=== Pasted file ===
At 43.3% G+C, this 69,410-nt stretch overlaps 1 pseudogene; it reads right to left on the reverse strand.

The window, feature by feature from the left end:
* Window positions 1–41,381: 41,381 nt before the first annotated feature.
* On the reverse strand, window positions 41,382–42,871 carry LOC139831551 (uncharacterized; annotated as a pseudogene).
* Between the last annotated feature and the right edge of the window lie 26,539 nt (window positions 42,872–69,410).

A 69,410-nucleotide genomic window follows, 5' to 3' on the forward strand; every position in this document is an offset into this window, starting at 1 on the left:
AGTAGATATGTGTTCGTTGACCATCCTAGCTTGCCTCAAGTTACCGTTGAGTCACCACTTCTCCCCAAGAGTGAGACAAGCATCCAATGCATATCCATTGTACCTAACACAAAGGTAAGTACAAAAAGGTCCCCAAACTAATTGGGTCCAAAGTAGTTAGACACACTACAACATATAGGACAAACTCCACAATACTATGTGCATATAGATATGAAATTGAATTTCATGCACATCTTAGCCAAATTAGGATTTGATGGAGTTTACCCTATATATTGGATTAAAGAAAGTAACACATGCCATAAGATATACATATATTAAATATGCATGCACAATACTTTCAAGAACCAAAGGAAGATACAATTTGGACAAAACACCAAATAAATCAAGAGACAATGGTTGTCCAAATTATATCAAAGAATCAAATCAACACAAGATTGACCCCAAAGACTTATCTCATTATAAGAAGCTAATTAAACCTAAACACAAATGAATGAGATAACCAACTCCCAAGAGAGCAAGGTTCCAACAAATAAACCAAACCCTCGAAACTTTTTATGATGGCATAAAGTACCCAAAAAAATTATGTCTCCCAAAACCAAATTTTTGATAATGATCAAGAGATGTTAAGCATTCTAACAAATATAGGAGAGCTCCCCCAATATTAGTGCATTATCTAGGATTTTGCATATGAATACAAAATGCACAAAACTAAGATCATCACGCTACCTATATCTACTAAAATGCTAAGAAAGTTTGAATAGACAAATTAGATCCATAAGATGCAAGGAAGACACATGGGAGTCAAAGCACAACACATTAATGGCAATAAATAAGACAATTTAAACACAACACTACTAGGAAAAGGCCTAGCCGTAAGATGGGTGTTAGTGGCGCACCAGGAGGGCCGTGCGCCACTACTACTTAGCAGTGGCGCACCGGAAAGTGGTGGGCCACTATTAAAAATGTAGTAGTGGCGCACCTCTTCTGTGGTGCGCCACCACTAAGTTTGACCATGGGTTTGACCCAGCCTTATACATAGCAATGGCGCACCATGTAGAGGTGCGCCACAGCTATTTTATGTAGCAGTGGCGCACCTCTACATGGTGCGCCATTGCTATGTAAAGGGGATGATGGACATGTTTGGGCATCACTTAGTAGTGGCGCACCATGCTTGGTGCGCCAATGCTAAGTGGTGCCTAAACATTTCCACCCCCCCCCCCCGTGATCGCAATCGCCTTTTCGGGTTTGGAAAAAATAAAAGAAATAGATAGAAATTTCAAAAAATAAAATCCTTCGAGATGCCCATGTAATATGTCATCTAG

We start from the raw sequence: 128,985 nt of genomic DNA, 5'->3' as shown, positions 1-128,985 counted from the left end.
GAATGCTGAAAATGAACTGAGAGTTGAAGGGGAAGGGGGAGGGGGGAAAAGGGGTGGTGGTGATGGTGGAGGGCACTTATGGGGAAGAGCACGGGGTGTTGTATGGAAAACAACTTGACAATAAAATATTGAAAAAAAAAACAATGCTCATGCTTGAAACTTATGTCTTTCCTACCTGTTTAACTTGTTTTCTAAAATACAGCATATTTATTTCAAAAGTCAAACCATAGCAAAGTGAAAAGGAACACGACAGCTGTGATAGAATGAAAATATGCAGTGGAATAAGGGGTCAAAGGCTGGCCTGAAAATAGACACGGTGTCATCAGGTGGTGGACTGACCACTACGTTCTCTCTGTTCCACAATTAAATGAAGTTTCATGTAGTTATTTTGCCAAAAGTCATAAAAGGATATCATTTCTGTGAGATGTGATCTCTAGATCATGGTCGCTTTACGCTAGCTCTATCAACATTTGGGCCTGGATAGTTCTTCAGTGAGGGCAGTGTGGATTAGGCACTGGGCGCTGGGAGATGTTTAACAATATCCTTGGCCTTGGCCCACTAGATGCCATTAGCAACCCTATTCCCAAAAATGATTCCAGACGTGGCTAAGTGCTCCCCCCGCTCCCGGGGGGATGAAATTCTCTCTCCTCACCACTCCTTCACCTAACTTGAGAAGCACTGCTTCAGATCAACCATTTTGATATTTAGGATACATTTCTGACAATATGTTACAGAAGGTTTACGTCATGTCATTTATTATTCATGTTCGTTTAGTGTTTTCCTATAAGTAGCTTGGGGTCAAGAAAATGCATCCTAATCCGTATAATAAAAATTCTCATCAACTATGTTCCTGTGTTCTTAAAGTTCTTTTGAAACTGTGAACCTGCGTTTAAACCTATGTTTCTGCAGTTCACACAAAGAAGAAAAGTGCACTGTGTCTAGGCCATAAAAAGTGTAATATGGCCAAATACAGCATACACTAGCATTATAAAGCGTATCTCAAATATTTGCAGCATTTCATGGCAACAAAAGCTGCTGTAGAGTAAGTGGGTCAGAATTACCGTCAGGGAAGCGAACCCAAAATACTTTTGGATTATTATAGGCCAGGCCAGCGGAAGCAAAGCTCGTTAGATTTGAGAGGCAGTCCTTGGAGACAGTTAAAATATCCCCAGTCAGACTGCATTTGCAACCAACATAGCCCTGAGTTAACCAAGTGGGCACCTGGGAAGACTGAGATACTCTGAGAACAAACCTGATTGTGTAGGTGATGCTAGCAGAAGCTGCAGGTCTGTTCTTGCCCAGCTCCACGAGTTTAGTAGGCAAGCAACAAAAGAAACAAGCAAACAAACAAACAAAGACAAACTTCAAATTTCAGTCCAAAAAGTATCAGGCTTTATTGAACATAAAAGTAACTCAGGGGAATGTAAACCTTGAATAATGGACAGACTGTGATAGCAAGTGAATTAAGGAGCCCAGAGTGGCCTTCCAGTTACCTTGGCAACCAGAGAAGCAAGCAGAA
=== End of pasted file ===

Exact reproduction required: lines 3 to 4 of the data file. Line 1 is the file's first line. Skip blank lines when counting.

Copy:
* Window positions 1–41,381: 41,381 nt before the first annotated feature.
* On the reverse strand, window positions 41,382–42,871 carry LOC139831551 (uncharacterized; annotated as a pseudogene).